BAKED BROCCOLI WITH CHEESE




BAKED BROCCOLI WITH CHEESE

I made this recipe from Jean Carper’s “Complete Healthy Cookbook.” The original recipe had cauliflower, and only eggs, cheese, and bread crumbs but I tweaked it a little bit by using broccoli instead of cauliflower and adding some chili powder and ginger-garlic paste along with the cheese. The result was so tasty. This can go as a healthy starter for any party. I have used bread crumbs from whole wheat bread in this case. No oil is used here; the only fat present is from the egg. Here goes the recipe:

INGREDIENTS:
Broccoli, 1 big head.
Parmesan cheese, 3 tablespoons.
Eggs, 2.
Bread crumbs, 1 cup.
Ginger-garlic paste, 1 teaspoon.
Chili powder, 1 teaspoon.
Salt as per taste.

PREPARATION:
Wash the broccoli and cut it into small florets. Take a plate and put the bread crumbs on to the plate. Mix the bread crumbs with 2 tablespoons of parmesan cheese, 1 teaspoon chili powder and keep aside. Take a bowl and break 2 eggs into the bowl. Add 1 tablespoon of ginger-garlic paste, 1 tablespoon of parmesan cheese, 1 teaspoon of salt to the eggs and beat everything well. Take a baking dish and spray it some oil. Take a broccoli floret and immerse it in the egg mixture. Then take the floret and coat it with the bread crumb mixture and place it on the baking sheet. Repeat the same procedure with the remaining florets. Bake them at 400 degrees for 15-20 minutes until they turn golden-brown and crispy. Serve hot with tomato sauce.

SOYA GRAVY




SOYA GRAVY
Recently we decided to have rotis for lunch at least thrice a week, so I am always on the look for side dish varieties to go with rotis. I keep alternating with plain vegetables one day and any masala dish the other day. This is one such recipe. I learnt it from Aval Vikatan magazine when we were staying in Hyderabad. My husband never liked soya granules but he liked this specific dish very much. Now-a-days, we have this regularly with rotis. Here goes the recipe:

INGREDIENTS:
Soya nuggets, 1 cup.
Onions, 2.
Tomato 1.
Ginger-garlic paste, 1 teaspoon.
Fennel seeds, 1 teaspoon.
Cloves, 2.
Cinnamon, 1 small stick.
Red chilies, 3-4.
Coriander seeds, 1 teaspoon.
Curry leaves for garnishing.
Salt as per taste.

PREPARATION:
Take a cup of soy nuggets and put them in boiling water for 2 minutes until the nuggets are puffed up. Let them sit for 5 minutes, then rinse them well, drain them, and cut into very fine pieces or they can be minced well using a blender. Take care not to make them into a paste, just one or two pulses in the blender will be fine. Chop the onions and tomato into small pieces. Heat a pan with 2 teaspoons of oil. When the oil is hot enough, put the fennel seeds, cinnamon stick, cloves, red chilies, coriander seeds and let them fry for a minute until good smell comes from the spices. Then add the chopped onions, tomato, ginger-garlic paste and sauté them along with the spices for a few minutes until the onions turn brown, then switch off the stove and let them cool. When the mixture is cool enough, grind it into smooth paste. In the same pan, add another teaspoon of oil, add the ground paste and fry for a minute. Then add the minced soya nuggets, some salt to taste with ½ cup of water and cook closed under medium flame for 10 minutes until it turns thicker into a gravy consistency. Garnish with curry leaves and serve hot with rotis.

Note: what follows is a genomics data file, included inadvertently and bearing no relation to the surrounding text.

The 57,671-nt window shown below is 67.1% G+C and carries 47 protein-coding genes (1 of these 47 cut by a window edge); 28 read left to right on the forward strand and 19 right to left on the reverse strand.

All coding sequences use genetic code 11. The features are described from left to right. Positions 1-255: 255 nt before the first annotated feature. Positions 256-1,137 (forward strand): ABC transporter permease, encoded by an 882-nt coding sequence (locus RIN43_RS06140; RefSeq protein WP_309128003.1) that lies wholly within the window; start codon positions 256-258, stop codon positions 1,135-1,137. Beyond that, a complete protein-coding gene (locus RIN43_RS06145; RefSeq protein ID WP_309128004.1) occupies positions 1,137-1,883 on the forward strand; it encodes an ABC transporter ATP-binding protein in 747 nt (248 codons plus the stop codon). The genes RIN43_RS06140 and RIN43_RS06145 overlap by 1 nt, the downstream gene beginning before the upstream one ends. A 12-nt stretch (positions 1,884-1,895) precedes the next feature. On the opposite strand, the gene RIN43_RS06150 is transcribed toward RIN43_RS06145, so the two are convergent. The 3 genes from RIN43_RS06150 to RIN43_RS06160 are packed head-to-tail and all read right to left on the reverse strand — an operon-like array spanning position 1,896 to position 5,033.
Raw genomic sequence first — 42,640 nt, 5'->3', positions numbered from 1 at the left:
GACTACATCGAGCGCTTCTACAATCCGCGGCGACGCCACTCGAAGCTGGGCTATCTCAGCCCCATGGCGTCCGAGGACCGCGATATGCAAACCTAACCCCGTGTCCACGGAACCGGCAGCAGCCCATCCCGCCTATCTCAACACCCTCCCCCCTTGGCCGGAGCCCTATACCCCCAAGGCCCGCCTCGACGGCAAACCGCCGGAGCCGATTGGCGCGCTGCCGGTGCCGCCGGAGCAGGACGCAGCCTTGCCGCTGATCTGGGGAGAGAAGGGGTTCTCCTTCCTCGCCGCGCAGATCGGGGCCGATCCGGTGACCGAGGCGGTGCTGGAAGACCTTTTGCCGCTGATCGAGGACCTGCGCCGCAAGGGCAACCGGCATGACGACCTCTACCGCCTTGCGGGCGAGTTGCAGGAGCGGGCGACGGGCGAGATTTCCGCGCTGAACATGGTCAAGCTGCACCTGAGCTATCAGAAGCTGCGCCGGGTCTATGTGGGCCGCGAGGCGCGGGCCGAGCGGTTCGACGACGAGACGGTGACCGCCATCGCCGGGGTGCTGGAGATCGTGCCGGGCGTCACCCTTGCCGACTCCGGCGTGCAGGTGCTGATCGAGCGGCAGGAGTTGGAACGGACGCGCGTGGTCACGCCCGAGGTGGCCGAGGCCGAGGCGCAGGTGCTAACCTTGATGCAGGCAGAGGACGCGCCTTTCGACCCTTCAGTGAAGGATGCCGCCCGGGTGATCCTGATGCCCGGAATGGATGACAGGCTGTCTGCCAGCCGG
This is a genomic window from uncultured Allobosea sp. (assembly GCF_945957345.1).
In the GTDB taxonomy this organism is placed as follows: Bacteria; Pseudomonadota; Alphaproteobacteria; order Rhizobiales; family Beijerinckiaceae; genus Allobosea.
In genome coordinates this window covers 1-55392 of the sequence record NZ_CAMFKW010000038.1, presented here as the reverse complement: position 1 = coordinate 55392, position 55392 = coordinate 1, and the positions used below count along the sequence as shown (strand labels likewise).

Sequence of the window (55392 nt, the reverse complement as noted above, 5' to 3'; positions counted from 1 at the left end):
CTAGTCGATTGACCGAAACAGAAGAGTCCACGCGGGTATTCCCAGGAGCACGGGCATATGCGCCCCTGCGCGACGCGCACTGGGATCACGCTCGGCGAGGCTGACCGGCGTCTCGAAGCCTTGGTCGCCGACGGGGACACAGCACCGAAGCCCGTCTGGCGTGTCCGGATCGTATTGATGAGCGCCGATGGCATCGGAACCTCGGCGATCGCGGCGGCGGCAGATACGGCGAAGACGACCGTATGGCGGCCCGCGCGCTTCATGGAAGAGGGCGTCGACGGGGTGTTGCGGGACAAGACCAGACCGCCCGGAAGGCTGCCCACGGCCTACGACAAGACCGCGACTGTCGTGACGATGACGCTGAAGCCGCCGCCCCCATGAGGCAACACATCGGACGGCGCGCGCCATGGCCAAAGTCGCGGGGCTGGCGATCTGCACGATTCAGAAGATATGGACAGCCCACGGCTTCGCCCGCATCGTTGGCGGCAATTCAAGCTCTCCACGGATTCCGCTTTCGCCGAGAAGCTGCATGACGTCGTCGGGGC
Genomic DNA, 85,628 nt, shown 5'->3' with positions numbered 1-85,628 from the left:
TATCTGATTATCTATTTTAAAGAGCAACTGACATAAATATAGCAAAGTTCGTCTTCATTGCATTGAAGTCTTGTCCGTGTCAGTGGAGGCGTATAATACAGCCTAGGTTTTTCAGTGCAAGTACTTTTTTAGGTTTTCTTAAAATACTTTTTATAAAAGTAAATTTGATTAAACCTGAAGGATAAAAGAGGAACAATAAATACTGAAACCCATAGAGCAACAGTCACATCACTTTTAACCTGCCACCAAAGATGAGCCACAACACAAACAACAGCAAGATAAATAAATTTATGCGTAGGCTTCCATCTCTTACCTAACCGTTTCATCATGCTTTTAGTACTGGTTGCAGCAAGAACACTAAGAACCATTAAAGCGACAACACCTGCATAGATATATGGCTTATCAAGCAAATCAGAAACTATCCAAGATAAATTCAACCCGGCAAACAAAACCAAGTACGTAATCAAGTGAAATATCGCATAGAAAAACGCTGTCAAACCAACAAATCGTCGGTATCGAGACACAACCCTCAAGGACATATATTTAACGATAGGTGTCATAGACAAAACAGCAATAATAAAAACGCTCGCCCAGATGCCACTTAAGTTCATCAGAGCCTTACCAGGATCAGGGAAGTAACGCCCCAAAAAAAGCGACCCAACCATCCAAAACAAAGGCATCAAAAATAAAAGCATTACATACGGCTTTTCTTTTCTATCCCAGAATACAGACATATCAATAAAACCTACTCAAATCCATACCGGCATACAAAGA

KOTHSU




KOTHSU
Kothsu is a typical Tamil Nadu dish, I think it is from Chidambaram district. Kathrikai (eggplant) kothsu is a famous dish in Tamil Nadu. This is a healthy dish since it is made with 3 types of dhals and vegetables. I started making this after hearing about it from a friend in Hyderabad. She usually adds all types of vegetables in it. I too prepare it the same way. Recently I started adding frozen corn and peas in the kothsu to boost up its fiber content. This can go as a side dish for idlis, dosas, appams etc.

INGREDIENTS:
Toor dhal, ¼ cup.
Channa dhal, ¼ cup.
Moong dhal, ¼ cup.
Red onion, medium-sized, 1.
Tomatoes, small, 2.
Green chili, 1.
Cabbage, carrots, green beans, cauliflower all coming around 1 cup when cut.
Frozen peas and corn taken together, ½ cup.
Garlic, 2 cloves.
Chili powder, 1 teaspoon.
Coriander powder, 2 teaspoons.
Sambar powder, 1 teaspoon.
Salt as per taste.
Cilantro and curry leaves for garnishing.
Mustard seeds, 1 teaspoon.
Cumin seeds, 1 teaspoon.

PREPARATION:
Wash the dhals together and cook them for up to 3 whistles in a pressure cooker. Dice the onion and tomatoes and slit the green chili into two and keep aside. Chop all the other vegetables and crush the garlic coarsely. Heat a pan with a teaspoon of oil. When the oil is hot enough, add the mustard seeds and let it splutter. Then add the cumin seeds and fry for 20 seconds. Now add the diced onion, tomatoes, green chili, crushed garlic and sauté everything for 2-3 minutes. Then add the chopped cabbage, green beans, carrot, cauliflower, frozen peas and corn and sauté everything together for another 2 minutes. Then add the cooked dhals, and add 1 cup of water, chili powder, coriander powder, sambar powder, salt and cook closed under medium flame for 10 minutes until the vegetables are cooked and the dhal reaches the desired consistency. Switch off the stove and garnish with cilantro and curry leaves and serve hot with idlis, dosas, or appams.

BAKED SOMAS


BAKED SOMAS
My husband loves somas. This crispy deep-fried snack is such a treat during Diwali. As a kid, I grew up watching my grandmother making this before Diwali sitting in front of a big kadai for deep frying murukkus, athirsams, and somas. We used to scamper around her for treats. After coming to US, Diwali is a very simple occasion, especially if it comes during weekdays. I got the idea for baking somas instead of deep frying after seeing it from Food Network. These baked somas taste so good. There was no difference in the taste as to compared with the deep-fried one. In fact, these were crispier and stayed crisp for days. Here goes the recipe.

INGREDIENTS:
FOR THE FILLING:
Rava or cream of wheat, 1 cup.
Shredded coconut or coconut powder, ½ cup.
Sugar, 1 cup.